Peter Foster: From 'Cheriegate' to fresh claims of fraud

Peter Foster, pictured in Fiji in 2006, is facing claims of fraud in Australia Image copyright Getty Images
Image caption Peter Foster, pictured in Fiji in 2006, is facing claims of fraud in Australia

"I go from one catastrophe to another," declared Peter Foster, the serial conman behind Britain's "Cheriegate" scandal, after being released from prison in Vanuatu in 2007.

With his customary disingenuous charm, the Australian added: "I don't know how I do it. I'm going to have to learn eventually, I suppose."

A decade on, there is no sign that Foster - who once dated the Page Three model Samantha Fox - has altered his ways, despite serving further jail terms for more of the scams for which he has long been infamous.

Now the 54-year-old is back behind bars, charged with yet another alleged fraud: conning at least one investor in an online betting agency, the Sports Trading Club (STC), and funnelling up to A$32m (£20m; $24m) offshore.

Foster, who had been on the run for nearly a year, will face court this month after being arrested in a cafe on Queensland's Gold Coast in February and extradited to New South Wales. Last month, he was denied bail despite insisting to a magistrate that he was a changed man.

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Image caption Foster is escorted by police after his arrest in Queensland

The STC affair is the latest episode in the long-running soap opera that is Foster's life - a drama that embroiled and embarrassed the then Prime Minister, Tony Blair, in 2002, when it was revealed that the Australian had helped Mr Blair's wife, Cherie, to buy two cut-price flats in Bristol.

Downing St initially denied Mrs Blair's association with the convicted fraudster, but she was then forced to deliver a tearful public apology on TV. The pair had met through Foster's then partner, Carole Caplin, who was Mrs Blair's "fitness guru".

Under threat of deportation, Foster left Britain in 2003, and since then has divided his time between Australia and Fiji, allegedly continuing to fleece the gullible while portraying himself as a lovable rogue.

In Fiji, he was arrested in his underpants after diving into a river to evade police. He also tried to blacken the name of a rival property developer in that country, and was even credited with a part in one of its numerous coups.

Alias claim

His latest brush with the law comes after he allegedly swindled one STC investor out of A$1.5m, using an alias, Mark Hughes. The Perth-based man became suspicious after receiving a text message from an STC director which mentioned Peter Foster by name. He realised Foster and Hughes were allegedly one and the same.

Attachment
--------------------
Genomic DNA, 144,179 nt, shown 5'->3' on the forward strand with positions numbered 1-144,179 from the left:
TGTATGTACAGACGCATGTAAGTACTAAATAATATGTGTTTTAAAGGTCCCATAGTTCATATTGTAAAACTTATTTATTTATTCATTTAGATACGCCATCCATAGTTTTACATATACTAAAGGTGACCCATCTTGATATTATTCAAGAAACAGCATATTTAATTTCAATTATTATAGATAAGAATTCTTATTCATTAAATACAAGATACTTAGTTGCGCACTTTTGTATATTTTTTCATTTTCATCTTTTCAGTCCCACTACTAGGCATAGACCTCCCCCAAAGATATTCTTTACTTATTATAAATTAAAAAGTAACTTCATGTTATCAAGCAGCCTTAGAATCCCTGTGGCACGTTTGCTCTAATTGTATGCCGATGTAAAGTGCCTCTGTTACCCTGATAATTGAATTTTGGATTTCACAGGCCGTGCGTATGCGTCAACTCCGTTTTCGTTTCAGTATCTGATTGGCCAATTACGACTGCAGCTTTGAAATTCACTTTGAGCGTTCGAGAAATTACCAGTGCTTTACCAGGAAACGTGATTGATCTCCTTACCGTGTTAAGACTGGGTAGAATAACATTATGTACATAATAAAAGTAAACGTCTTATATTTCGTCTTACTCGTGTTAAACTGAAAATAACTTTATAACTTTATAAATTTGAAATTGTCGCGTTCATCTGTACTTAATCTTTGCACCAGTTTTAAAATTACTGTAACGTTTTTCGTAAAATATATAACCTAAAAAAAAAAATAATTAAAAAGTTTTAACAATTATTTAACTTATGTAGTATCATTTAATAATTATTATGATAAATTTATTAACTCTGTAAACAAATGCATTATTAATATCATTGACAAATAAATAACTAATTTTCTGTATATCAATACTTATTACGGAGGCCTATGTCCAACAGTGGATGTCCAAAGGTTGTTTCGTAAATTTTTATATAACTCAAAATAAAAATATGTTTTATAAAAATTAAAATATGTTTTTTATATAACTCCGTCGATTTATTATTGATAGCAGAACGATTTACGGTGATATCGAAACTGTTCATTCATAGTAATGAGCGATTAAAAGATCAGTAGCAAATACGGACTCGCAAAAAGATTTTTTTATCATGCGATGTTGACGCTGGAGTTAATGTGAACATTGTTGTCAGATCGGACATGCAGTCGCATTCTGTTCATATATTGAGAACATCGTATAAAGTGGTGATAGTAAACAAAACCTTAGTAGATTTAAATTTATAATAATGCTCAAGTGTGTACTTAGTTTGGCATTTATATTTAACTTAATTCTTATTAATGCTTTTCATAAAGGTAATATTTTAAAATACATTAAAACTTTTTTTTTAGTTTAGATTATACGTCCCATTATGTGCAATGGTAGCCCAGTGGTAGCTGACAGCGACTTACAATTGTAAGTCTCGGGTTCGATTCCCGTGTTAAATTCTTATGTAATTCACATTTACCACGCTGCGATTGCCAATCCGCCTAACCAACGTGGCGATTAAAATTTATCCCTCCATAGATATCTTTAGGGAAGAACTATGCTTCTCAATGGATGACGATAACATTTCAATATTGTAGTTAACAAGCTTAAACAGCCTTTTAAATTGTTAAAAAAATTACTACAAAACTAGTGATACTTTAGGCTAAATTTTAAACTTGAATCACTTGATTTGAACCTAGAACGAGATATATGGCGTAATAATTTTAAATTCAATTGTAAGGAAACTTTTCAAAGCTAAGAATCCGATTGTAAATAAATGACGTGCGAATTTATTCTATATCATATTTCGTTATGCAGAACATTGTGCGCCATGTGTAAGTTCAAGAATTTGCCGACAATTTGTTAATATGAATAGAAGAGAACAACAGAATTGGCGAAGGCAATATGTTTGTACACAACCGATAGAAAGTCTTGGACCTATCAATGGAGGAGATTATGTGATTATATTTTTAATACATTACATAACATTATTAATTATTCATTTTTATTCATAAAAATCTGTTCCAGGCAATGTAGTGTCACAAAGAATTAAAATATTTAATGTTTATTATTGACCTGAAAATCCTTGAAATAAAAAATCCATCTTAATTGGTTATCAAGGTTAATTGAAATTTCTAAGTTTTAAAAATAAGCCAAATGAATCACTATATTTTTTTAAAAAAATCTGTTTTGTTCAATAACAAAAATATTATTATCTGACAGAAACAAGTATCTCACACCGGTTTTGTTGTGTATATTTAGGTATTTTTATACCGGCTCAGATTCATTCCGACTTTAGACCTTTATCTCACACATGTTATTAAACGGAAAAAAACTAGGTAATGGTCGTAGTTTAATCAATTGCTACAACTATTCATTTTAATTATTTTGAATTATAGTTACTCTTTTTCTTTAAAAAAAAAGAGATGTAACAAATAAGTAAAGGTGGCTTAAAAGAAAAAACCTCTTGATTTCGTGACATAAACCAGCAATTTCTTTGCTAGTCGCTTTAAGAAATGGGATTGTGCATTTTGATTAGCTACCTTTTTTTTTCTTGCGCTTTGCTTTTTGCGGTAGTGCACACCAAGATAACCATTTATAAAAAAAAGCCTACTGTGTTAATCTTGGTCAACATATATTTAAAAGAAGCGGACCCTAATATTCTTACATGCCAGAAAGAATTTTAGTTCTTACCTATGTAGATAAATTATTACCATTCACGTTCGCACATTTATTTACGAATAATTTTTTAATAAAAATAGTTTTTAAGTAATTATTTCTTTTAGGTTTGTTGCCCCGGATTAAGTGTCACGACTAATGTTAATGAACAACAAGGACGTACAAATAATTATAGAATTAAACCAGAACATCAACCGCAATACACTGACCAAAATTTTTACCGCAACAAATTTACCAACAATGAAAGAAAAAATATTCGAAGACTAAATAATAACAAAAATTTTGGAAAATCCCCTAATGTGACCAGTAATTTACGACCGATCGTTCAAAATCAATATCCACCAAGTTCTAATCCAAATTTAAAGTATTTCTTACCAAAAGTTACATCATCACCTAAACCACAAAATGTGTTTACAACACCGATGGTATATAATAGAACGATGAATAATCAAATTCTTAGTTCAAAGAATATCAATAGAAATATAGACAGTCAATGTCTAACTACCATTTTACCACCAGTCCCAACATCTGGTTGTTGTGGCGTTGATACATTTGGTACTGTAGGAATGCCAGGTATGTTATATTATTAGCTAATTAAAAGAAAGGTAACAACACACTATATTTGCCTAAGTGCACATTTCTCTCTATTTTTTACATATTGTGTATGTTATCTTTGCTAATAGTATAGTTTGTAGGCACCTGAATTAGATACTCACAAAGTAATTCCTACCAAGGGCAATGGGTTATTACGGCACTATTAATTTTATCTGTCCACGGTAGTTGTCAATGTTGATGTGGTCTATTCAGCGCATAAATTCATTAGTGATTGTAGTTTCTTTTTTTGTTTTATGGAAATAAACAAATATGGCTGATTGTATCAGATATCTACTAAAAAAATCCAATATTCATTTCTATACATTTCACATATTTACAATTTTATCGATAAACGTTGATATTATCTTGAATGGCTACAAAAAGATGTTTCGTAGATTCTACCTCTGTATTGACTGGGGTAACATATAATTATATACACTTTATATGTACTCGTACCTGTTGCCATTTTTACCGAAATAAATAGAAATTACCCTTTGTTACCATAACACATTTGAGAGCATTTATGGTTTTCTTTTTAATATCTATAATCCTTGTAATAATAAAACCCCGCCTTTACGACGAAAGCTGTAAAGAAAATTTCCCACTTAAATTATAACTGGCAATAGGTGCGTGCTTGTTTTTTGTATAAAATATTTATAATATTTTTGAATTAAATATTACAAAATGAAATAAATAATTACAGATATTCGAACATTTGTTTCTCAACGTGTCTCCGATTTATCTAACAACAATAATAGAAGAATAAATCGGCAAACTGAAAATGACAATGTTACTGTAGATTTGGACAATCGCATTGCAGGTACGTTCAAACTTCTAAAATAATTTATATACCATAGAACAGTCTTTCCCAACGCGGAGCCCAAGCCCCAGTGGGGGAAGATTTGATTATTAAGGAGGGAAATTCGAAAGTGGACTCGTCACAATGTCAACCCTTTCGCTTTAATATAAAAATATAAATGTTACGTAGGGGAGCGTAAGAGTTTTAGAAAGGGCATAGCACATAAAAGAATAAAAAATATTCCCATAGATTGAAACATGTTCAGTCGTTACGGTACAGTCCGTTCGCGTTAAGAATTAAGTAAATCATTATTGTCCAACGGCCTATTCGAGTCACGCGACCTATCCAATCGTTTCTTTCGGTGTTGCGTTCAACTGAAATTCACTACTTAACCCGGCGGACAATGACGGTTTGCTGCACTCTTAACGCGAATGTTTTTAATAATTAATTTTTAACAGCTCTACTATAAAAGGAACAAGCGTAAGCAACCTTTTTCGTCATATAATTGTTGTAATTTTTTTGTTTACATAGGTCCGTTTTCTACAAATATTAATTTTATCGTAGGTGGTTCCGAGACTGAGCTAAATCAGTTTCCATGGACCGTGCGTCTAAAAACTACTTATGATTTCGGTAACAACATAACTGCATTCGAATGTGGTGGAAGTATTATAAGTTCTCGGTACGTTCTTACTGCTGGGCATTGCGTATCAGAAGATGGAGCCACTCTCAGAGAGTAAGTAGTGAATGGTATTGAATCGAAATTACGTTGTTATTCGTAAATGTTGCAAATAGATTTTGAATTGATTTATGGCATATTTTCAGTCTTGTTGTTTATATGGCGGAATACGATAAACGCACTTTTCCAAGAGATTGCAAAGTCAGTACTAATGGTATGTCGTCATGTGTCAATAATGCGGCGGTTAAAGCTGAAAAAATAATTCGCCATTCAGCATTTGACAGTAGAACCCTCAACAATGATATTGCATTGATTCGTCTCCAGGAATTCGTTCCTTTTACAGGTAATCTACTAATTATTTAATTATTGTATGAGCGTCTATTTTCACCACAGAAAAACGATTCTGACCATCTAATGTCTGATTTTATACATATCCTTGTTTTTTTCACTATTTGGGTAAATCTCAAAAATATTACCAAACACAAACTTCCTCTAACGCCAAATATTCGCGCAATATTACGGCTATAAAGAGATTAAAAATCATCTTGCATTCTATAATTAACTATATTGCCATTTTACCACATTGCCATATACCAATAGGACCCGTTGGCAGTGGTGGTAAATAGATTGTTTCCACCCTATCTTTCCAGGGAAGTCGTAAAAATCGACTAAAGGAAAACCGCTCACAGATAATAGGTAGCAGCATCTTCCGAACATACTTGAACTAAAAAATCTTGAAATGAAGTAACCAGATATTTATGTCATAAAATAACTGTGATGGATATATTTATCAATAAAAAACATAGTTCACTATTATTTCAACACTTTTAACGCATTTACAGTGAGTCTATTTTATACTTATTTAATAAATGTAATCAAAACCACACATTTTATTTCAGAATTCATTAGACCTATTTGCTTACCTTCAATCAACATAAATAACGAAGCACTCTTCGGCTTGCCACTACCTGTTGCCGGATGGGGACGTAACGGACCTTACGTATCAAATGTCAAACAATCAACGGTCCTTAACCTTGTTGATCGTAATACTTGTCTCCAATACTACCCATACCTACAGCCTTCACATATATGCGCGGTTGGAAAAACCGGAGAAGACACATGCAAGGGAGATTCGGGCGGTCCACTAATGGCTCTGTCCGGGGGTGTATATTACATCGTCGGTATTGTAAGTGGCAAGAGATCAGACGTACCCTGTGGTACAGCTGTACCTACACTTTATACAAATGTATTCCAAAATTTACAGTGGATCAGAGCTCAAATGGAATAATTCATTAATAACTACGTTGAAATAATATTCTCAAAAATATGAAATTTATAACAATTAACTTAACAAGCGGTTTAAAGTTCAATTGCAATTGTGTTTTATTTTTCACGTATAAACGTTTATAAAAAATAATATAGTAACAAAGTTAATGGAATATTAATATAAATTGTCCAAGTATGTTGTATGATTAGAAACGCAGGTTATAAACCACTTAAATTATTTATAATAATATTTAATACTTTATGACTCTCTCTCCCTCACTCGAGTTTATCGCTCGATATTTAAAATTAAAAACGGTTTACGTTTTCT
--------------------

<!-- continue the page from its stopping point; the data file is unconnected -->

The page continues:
Appearing by video link in Sydney's Central Local Court, Foster pleaded for bail, claiming he was at risk of being killed in jail for informing on a Gold Coast businessman, John Chardon, accused of murdering his wife.

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Image caption Foster in 2002, at the height of the "Cheriegate" scandal
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Image caption Foster helped Mrs Blair buy two cut-price flats in Bristol

The garrulous Australian, who shared a cell with Chardon in 2015, also promised the magistrate he would not abscond. "My past is bad, and I'm the first to admit it, but even God can't change the sins of the past," he declared.

Foster, who is close to his elderly, sick mother, added: "I'm not the person I was 20 years ago or 10 years ago. I don't want to run away from my own family. I don't want to be an orphan travelling the world."

Unimpressed, the magistrate refused to grant bail, deeming him a flight risk - particularly in light of an "escape kit", including a fake Irish passport, which police previously found buried in his backyard.

Bogus weight-loss products

As a teenager, Foster promoted nightclubs and boxing matches on the Gold Coast. He made a fraudulent insurance claim in relation to a cancelled match when he was just 20.

Over the years, many of his scams have involved bogus weight-loss products, including the notorious Bai Lin tea, which he persuaded Ms Fox and the Duchess of York, Sarah Ferguson, to promote during the 1980s.

The tea and other products - including so-called "slimming granules", Ageless Ageing jelly, the TRIMit diet pill and a thigh reduction cream - saw him fined and jailed in Britain, the US and Australia during the late '80s and '90s.

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Image caption Foster speaks to reporters in Brisbane in 2003

Given bail in Fiji after his watery arrest in 2006, Foster absconded and crisscrossed the South Pacific, eventually wading to shore in Vanuatu, carrying his belongings in a plastic bag. He was imprisoned for immigration offences but freed early, apparently after a long lunch with police and prison officers.

In 2011, he was arrested at his mother's hospital bedside, managing to stuff his mobile phone under her pillow before being led away.

In 2013, he went on the run yet again - and it was during this period, holed up in Byron Bay, on the northern NSW coast, that he allegedly conducted the betting fraud.

Arrested and jailed in 2014 following a tussle with police during which his underpants fell down, Foster was later fined A$660,000 for conning 90 investors in his SensaSlim "weight loss spray" out of A$6 million. The judge described him as "beyond redemption".